Shining Path's resurgence has got the Peruvian government worried

The group's leaders won't rule out a return to violence “should the conditions present themselves”.

The handmade birthday card, from the leader of Peru’s brutal terrorist insurgency to his longtime lover and lieutenant, had a small Shining Path flag painted on the front. Sent from the underground jail cell where he has been imprisoned for twenty years, Abimael Guzman wrote: “My love, my only, forever. Congratulations. From he who lives in you, Abimael.”

Guzman and his wife, Elena Iparraguirre, remain devoted to each other and their communist cause despite spending more than two decades in jail for their roles leading the Shining Path, a communist revolutionary organisation which terrorized Peru during the 1980s and 90s. Now, the resurgence of the group, which killed more than 40,000 Peruvians in its attempt to overthrow the state, has got the government worried.

The man who delivered the recent birthday card is Alfredo Crespo, the pair’s lawyer and the leader of Movadef, the Shining Path’s political arm which has recently started gaining ground. The group are pushing for Guzman and Iparraguierre’s release, alongside a general amnesty for all Shining Path members and the defense of the “fundamental rights of the people”.

Movadef’s calls to reject neoliberalism, help the poor and protect access to natural resources have struck a note with Peruvians disillusioned by President Ollanta Humala’s shift to a conservative economic stance since his election on a leftist platform last year. The group recently gathered more than 370,000 signatures demanding they be allowed to enter the political process – a request that the government denied. But Movadef “continues to grow in strength and numbers every day,” according to Crespo, with thousands of members spread across 16 national bases.

Its gains in popularity have prompted the government to draft a severe new law seeking to jail for four to eight years anyone who “denies, minimizes or justifies” the atrocities carried out by Shining Path. For many Peruvians the law, which the government openly admits aims to control how people think, is a chilling echo of the terrorist witchhunt of the 1990s, in which thousands of people were jailed and tortured after being falsely accused of links to the Shining Path.

It will remain legal to deny or justify the kilings and human rights abuses carried out by government forces during the war, leading to accusations the state is trying to rewrite history. Peru’s Truth and Reconciliation Commission concluded in 2003 that the government had been responsible for roughly a third of the war’s 69,000 deaths, and former President Alberto Fujimori was jailed for 25 years in 2009 for his role in death squads and forced disappearances.

The government says the law is necessary to protect people who may be susceptible to the “terrorist lies” propogated by Movadef and Guzman, the self-pronounced “fourth sword of communism” after Marx, Lenin and Mao, whose cult of personality inspires a fanatic zeal among his followers.

“If they sympathize, they should go to prison,” says Julio Galindo, the country’s anti-terrorism prosecutor and the law’s main proponent. “You have the right to your opinion, but I am going to limit your opinion if you are putting other Peruvians at risk that want to live in a democracy.”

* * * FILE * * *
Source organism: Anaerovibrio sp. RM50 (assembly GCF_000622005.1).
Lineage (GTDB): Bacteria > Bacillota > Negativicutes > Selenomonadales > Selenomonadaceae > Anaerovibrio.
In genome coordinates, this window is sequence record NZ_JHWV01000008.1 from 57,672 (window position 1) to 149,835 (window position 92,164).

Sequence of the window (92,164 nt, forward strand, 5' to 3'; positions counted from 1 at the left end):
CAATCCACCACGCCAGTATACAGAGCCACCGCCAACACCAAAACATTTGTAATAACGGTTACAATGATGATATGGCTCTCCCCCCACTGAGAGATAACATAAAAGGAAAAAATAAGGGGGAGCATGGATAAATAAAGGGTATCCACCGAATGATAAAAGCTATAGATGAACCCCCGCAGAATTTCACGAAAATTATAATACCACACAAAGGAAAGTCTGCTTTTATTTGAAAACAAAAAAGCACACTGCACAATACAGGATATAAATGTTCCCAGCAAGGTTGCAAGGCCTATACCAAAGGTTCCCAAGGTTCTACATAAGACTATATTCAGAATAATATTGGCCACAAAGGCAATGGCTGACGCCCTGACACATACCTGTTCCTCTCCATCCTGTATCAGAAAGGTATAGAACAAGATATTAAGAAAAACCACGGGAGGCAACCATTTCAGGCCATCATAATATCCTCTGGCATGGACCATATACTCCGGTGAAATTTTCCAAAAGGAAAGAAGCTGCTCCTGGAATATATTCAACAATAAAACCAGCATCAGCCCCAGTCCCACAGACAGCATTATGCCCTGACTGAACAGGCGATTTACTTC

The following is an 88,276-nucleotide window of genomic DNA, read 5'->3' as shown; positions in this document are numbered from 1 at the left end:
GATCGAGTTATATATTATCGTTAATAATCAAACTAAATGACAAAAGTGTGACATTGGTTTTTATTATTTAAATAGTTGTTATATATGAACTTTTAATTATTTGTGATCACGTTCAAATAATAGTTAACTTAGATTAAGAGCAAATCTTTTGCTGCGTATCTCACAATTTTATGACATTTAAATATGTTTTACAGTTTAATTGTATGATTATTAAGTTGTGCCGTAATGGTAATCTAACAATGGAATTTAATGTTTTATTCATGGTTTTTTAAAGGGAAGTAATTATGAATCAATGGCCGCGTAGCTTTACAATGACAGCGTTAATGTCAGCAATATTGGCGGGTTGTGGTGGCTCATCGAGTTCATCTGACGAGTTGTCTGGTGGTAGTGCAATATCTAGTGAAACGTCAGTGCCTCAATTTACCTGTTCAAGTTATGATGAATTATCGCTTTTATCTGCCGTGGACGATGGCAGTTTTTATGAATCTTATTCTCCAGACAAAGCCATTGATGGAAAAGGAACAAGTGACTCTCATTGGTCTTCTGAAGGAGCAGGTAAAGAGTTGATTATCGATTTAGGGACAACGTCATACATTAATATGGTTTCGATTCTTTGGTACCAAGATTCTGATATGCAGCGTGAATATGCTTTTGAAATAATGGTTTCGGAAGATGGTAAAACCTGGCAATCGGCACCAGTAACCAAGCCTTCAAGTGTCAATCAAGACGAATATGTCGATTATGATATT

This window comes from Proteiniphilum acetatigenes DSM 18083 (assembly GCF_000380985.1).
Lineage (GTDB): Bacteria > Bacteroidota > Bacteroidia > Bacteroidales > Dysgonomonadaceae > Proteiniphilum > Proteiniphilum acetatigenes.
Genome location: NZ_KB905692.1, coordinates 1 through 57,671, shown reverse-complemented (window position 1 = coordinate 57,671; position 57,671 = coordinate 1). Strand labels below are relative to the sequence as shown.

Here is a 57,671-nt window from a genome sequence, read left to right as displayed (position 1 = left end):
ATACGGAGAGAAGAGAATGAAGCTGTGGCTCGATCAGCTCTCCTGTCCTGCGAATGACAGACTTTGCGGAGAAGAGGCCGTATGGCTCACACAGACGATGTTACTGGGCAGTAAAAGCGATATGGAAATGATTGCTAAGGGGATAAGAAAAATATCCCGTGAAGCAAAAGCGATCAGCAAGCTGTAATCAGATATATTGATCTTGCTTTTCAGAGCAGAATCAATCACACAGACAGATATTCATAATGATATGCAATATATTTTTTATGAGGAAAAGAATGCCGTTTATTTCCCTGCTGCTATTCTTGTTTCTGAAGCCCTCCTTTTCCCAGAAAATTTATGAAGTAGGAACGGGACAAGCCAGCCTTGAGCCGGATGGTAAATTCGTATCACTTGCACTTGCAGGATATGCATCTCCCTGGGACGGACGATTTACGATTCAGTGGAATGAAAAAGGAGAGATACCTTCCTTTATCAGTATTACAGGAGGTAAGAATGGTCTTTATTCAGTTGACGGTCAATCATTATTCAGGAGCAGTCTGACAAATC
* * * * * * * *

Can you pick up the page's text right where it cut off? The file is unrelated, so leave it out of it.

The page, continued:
Despite reaching the 20th anniversary of his incarceration last week, all of which has been spent in solitary confinement, Guzman remains intellectually sharp and deeply in love with Iparraguierre, according to Crespo, who visits them both each week. The pair, who communicate with letters, paintings and poems, were granted the right to marry in jail in 2010 after going on hunger strike.

Both had been married before – Iparraguierre to a man she abandoned alongside two children to devote herself to the Shining Path’s Maoist militancy in 1976. “I rebelled against the roles society imposes on women, tied my heart with my guts and left without looking back,” she once told a Spanish news agency.

Iparraguierre was a good friend of Augusta la Torre, Guzman’s first wife who was instrumental in the founding of the Shining Path and served as its second-in-command until her death in mysterious circumstances in 1989. Guzman said she died from heart problems, while other Shining Path members said she had committed suicide; but it’s rumored that Iparraguierre murdered la Torre after a love triangle developed. She immediately took over la Torre’s position, overseeing brutal massacres of peasants in a militant strategy compared to the Khmer Rouge’s “killing fields” in Cambodia.

Guzman, who once told his followers that “blood does not drown the revolution, but irrigates it,” called for them to lay down their arms in favour of peaceful political struggle following his capture in 1992. But neither he nor Movadef will rule out a return to violence in the future, “should the conditions present themselves,” according to Crespo.

Miriam Wells is a freelance journalist based in Colombia

Abimael Guzman in 1992. Photograph: Getty Images
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Is Google Maps discriminating against people with disabilities?

Its walking routes are not access-friendly.

“I ended up having to be pushed through a main road in London, which was really scary.” Three weeks ago, Mary Bradley went to London to visit her daughter Belinda, who is just finishing her first year at university there. Her other daughter joined them on the trip.